Degree Programme Specification 2019/2020
BSc (Hons) in Chemical Physics
|To give you an idea of what to expect from this programme, we publish the latest available information. This information is created when new programmes are established and is only updated periodically as programmes are formally reviewed. It is therefore only accurate on the date of last revision.|
|Awarding institution:||The University of Edinburgh|
|Teaching institution:||The University of Edinburgh|
|Programme accredited by:||The BSc degree is accredited by the Institute of Physics and is ‘recognised’ by the Royal Society of Chemistry. The degree satisfies the academic requirements for Associate Member of the Royal Society of Chemistry (AMRSC).|
|Final award:||BSc (Honours)|
|Programme title:||Chemical Physics (BSc Hons)|
|Relevant QAA subject benchmarking group(s):||Chemistry, Physics|
|Postholder with overall responsibility for QA:||Dr S Daff|
|Date of production/revision:||March 2014|
|Further Information:||View the prospectus entry for this programme|
Programme structure and features
Acquisition of knowledge and understanding is achieved mainly through lectures, laboratory classes and project work. Lectures are assessed via formal 'unseen' examinations. In all courses understanding is reinforced by small group tutorials and/or by problem solving workshops. Written communication, report writing and IT skills are developed via laboratory reports, posters, essays and project reports. Oral presentation skills are acquired via formal presentations. Practical skills and an awareness of the safety aspects of laboratory work and risk-assessment are developed progressively over the first three years of the course and through a research project in the final year.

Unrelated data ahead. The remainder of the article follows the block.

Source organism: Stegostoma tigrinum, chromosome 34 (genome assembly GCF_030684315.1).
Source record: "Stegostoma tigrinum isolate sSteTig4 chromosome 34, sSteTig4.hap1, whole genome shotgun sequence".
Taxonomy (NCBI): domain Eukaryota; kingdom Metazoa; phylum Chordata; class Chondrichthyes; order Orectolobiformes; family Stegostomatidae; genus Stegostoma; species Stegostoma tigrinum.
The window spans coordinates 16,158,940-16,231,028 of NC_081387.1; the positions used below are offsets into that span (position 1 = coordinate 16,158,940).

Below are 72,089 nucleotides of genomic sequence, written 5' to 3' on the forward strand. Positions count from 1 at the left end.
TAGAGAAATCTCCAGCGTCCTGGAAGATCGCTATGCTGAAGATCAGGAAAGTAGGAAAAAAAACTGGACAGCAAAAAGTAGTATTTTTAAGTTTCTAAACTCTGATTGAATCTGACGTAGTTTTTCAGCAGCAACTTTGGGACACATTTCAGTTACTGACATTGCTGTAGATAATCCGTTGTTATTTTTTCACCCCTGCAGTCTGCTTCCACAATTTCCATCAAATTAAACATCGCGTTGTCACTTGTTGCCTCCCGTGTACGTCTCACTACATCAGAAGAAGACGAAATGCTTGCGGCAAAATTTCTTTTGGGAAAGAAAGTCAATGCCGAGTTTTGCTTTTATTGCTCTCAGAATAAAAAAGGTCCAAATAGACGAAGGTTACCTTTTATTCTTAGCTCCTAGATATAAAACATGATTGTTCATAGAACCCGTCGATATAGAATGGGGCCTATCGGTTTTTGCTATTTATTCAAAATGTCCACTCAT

The figures in parenthesis following the course names in the outline degree programme below are the Scottish Credit and Qualifications Framework (SCQF) credit level and credit points. Further information can be found at http://www.scqf.org.uk/. Normally courses totalling 120 credits are studied in each year with the level progressing year by year.
Students undertake core courses in Chemistry, Mathematics and Physics. Students with appropriate qualifications may enter directly into Year 2.
Progression to BSc (Honours) in Year 4 requires an average Year 3 mark at Grade D (40%) or higher, including an average at Grade D (40%) or higher in the Year 3 written courses.
In the final year of the BSc Honours degree in Chemical Physics there
are four core lecture courses and the project and transferable skills courses.
Chemical Physics (BSc), F334
Teaching and learning workload
You will learn through a mixture of scheduled teaching and independent study. Some programmes also offer work placements.
At Edinburgh we use a range of teaching and learning methods including lectures, tutorials, practical laboratory sessions, technical workshops and studio critiques.
The typical workload for a student on this programme is outlined in the table below, however the actual time you spend on each type of activity will depend on what courses you choose to study.
Assessment method balance
You will be assessed through a variety of methods. These might include written or practical exams or coursework such as essays, projects, group work or presentations.
The typical assessment methods for a student on this programme are outlined below, however the balance between written exams, practical exams and coursework will vary depending on what courses you choose to study.